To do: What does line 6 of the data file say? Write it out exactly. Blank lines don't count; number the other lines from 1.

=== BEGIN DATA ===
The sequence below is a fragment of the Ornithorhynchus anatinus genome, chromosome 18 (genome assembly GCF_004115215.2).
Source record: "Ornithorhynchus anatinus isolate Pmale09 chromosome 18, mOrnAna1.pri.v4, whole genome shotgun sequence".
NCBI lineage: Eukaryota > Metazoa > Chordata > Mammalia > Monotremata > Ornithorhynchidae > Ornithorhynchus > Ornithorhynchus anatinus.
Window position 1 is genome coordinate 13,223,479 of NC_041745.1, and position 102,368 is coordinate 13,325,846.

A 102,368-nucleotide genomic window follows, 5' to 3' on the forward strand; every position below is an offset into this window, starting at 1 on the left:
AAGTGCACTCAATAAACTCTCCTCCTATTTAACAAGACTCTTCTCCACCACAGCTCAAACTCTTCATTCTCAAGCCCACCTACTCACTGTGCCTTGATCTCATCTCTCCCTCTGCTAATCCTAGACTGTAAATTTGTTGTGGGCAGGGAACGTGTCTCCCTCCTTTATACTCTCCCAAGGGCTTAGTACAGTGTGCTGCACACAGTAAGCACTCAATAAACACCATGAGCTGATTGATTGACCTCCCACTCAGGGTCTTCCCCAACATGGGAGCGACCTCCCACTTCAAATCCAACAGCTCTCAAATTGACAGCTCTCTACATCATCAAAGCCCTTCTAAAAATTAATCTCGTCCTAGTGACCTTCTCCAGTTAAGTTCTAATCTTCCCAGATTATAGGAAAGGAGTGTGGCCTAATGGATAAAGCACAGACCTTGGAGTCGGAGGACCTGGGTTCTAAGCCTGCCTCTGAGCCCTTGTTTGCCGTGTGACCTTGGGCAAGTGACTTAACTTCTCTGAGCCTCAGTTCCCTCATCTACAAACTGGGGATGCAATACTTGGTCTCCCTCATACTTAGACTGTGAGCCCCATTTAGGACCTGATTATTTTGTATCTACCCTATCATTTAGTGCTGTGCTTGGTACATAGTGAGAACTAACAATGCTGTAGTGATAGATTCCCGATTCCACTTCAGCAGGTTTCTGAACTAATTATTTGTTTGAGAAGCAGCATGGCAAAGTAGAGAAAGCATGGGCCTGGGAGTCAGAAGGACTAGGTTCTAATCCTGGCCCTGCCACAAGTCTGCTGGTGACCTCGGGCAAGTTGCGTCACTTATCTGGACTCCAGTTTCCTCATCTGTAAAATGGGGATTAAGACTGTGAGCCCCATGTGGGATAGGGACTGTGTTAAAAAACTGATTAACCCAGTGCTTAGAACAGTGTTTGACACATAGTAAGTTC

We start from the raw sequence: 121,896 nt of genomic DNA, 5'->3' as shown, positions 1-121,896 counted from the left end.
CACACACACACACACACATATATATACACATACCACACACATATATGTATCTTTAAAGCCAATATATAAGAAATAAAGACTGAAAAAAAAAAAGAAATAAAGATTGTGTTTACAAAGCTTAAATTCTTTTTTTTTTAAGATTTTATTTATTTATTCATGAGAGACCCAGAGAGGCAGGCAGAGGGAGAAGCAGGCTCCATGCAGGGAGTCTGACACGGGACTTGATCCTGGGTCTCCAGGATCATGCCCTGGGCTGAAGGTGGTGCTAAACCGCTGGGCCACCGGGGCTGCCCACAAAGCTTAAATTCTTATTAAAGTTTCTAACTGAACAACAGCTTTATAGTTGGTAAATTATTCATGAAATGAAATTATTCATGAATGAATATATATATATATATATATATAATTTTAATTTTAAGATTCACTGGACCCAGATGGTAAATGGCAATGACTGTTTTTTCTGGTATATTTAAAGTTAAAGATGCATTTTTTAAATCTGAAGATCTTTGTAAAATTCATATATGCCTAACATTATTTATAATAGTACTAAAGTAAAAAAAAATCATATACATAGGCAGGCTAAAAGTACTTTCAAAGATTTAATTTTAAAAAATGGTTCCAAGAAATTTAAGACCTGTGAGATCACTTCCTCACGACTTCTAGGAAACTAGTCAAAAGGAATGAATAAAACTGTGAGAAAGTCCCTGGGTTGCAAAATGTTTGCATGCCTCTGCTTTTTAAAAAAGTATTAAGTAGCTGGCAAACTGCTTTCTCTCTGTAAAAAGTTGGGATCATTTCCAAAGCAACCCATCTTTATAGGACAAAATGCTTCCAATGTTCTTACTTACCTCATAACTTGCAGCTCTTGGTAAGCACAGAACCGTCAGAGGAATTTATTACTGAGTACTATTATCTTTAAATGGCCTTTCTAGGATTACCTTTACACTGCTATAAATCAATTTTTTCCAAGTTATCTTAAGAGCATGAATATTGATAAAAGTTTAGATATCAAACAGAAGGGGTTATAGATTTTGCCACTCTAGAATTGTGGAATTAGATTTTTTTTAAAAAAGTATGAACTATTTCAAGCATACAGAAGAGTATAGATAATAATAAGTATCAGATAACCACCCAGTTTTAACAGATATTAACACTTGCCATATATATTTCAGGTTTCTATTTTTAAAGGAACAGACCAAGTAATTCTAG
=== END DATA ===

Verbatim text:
AAGTGCACTCAATAAACTCTCCTCCTATTTAACAAGACTCTTCTCCACCACAGCTCAAACTCTTCATTCTCAAGCCCACCTACTCACTGTGCCTTGATCTCATCTCTCCCTCTGCTAATCCTAGACTGTAAATTTGTTGTGGGCAGGGAACGTGTCTCCCTCCTTTATACTCTCCCAAGGGCTTAGTACAGTGTGCTGCACACAGTAAGCACTCAATAAACACCATGAGCTGATTGATTGACCTCCCACTCAGGGTCTTCCCCAACATGGGAGCGACCTCCCACTTCAAATCCAACAGCTCTCAAATTGACAGCTCTCTACATCATCAAAGCCCTTCTAAAAATTAATCTCGTCCTAGTGACCTTCTCCAGTTAAGTTCTAATCTTCCCAGATTATAGGAAAGGAGTGTGGCCTAATGGATAAAGCACAGACCTTGGAGTCGGAGGACCTGGGTTCTAAGCCTGCCTCTGAGCCCTTGTTTGCCGTGTGACCTTGGGCAAGTGACTTAACTTCTCTGAGCCTCAGTTCCCTCATCTACAAACTGGGGATGCAATACTTGGTCTCCCTCATACTTAGACTGTGAGCCCCATTTAGGACCTGATTATTTTGTATCTACCCTATCATTTAGTGCTGTGCTTGGTACATAGTGAGAACTAACAATGCTGTAGTGATAGATTCCCGATTCCACTTCAGCAGGTTTCTGAACTAATTATTTGTTTGAGAAGCAGCATGGCAAAGTAGAGAAAGCATGGGCCTGGGAGTCAGAAGGACTAGGTTCTAATCCTGGCCCTGCCACAAGTCTGCTGGTGACCTCGGGCAAGTTGCGTCACTTATCTGGACTCCAGTTTCCTCATCTGTAAAATGGGGATTAAGACTGTGAGCCCCATGTGGGATAGGGACTGTGTTAAAAAACTGATTAACCCAGTGCTTAGAACAGTGTTTGACACATAGTAAGTTC